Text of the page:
Patent Citations
Cited PatentFiling datePublication dateApplicantTitle
US3954662 *Jan 2, 1974May 4, 1976Monsanto Research CorporationAqueous foam compositions to suppress coal dust
US4369121 *Jun 18, 1981Jan 18, 1983Browning-Ferris Industries, Inc.Method and composition for the control of dust
US4380459 *Oct 5, 1981Apr 19, 1983Atlantic Richfield CompanyMethod for reducing the amount of coal dust in the environment surrounding coal mining
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Referenced by
Citing PatentFiling datePublication dateApplicantTitle
US5409626 *May 28, 1993Apr 25, 1995Benetech IncorporatedMethods and compositions for short term residual dust suppression
US5415795 *Jun 16, 1994May 16, 1995Betz Laboratories, Inc.Methods for controlling dust in high temperature systems by contacting dust with an aqueous sodium silicate solution
US6132638 *Jun 4, 1997Oct 17, 2000Colgate-Palmolive Co.Dust control composition
US6726849Jun 21, 2002Apr 27, 2004Construction Research & Technology GmbhMethod of dusting coal mine surfaces
US6790245Oct 7, 2002Sep 14, 2004Benetech, Inc.Control of dust
US9017767 *Jun 13, 2012Apr 28, 2015Benetech, Inc.Method of suppressing dust in piles and railcars using plasticized cellulose ethers
US9267063 *Nov 19, 2012Feb 23, 2016Benetech, Inc.Dust suppression formulas using plasticized cellulose ethers
US20040065198 *Oct 7, 2002Apr 8, 2004Wolff Andrew R.Control of dust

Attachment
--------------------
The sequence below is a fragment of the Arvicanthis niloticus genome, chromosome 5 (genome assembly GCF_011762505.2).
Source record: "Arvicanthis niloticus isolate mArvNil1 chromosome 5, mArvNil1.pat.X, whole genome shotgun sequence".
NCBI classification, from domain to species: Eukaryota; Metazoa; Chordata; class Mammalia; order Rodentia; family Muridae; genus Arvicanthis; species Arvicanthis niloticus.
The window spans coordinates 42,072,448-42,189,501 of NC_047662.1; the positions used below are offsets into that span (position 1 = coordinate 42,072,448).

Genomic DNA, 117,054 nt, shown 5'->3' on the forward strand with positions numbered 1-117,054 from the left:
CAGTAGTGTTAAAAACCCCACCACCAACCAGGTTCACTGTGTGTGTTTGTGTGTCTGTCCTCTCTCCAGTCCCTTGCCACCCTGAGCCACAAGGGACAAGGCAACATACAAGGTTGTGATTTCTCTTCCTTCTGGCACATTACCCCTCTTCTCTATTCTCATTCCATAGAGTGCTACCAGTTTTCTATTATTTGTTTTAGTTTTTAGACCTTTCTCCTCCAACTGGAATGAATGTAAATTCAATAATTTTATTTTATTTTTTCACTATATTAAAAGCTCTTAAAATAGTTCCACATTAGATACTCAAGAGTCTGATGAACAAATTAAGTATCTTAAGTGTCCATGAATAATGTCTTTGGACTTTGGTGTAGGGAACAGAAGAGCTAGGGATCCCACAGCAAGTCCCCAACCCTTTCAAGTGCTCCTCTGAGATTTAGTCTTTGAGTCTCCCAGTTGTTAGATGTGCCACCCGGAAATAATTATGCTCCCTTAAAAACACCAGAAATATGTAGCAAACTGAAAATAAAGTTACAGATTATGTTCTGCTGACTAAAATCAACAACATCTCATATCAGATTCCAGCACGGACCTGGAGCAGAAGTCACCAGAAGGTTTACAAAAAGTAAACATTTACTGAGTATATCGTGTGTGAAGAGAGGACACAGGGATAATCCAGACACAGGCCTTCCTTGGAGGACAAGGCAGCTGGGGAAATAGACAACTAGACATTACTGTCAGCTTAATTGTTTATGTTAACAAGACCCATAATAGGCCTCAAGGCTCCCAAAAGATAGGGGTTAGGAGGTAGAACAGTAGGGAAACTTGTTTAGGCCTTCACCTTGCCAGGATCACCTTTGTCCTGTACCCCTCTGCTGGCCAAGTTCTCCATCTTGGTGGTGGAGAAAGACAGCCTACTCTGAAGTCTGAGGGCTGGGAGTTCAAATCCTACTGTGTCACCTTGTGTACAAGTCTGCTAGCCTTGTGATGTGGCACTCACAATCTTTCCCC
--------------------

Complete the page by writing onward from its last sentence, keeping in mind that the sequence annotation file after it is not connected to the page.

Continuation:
US20040195545 *Feb 24, 2004Oct 7, 2004Gay Frank T.Composition for dusting coal mine surfaces
US20100229756 *Mar 10, 2009Sep 16, 2010Japan Corn Starch Co., Ltd.Additive composition for spraying water to prevent dust scattering
US20130337181 *Jun 13, 2012Dec 19, 2013Andrew R. WolffMethod of Suppressing Dust in Piles and Railcars Using Plasticized Cellulose Ethers
US20140141162 *Nov 19, 2012May 22, 2014Benetech, Inc.Dust Suppression Formulas Using Plasticized Cellulose Ethers
CN100537696CSep 9, 2008Sep 9, 2009随州市荷叶精细化工有限公司;叶 修;叶 璇Railway coal transportation dust-depressor and manufacturing method thereof
CN102660226A *Apr 28, 2012Sep 12, 2012北京金科复合材料有限责任公司High-molecular polymer dust suppressant compound and preparation method thereof
CN102876293A *Jul 14, 2011Jan 16, 2013田金武Dust suppressant
CN103074034A *Dec 21, 2012May 1, 2013山西超强高级润滑油脂有限公司Dust suppression and antifreezing solution for coal transportation and preparation method thereof
CN103484062A *Jun 14, 2012Jan 1, 2014中冶天工集团有限公司Dust inhibition agent for inhibiting dust suspension, and preparation method thereof
CN103484063A *Jun 13, 2013Jan 1, 2014贝尼泰克股份有限公司Method of suppressing dust in piles and railcars using plasticized cellulose ethers
CN104919019A *Apr 22, 2013Sep 16, 2015贝尼泰克股份有限公司Dust suppression formulas using plasticized cellulose ethers
EP2228420A1 *Mar 9, 2009Sep 15, 2010Japan Corn Starch Co., Ltd.Additive for dust scattering preventing coatingt water
WO2004099452A1 *Apr 30, 2004Nov 18, 2004Samarco Mineração S/AIron ore pellets with reduction of abrasion, sticking, degradation and dust emission, and its production process
Classifications
U.S. Classification404/76, 252/88.1, 44/602, 299/12
International ClassificationC10L9/10, C10L10/02, C09K3/22
Cooperative ClassificationC10L9/10, C09K3/22, C10L10/02
European ClassificationC10L10/02, C09K3/22, C10L9/10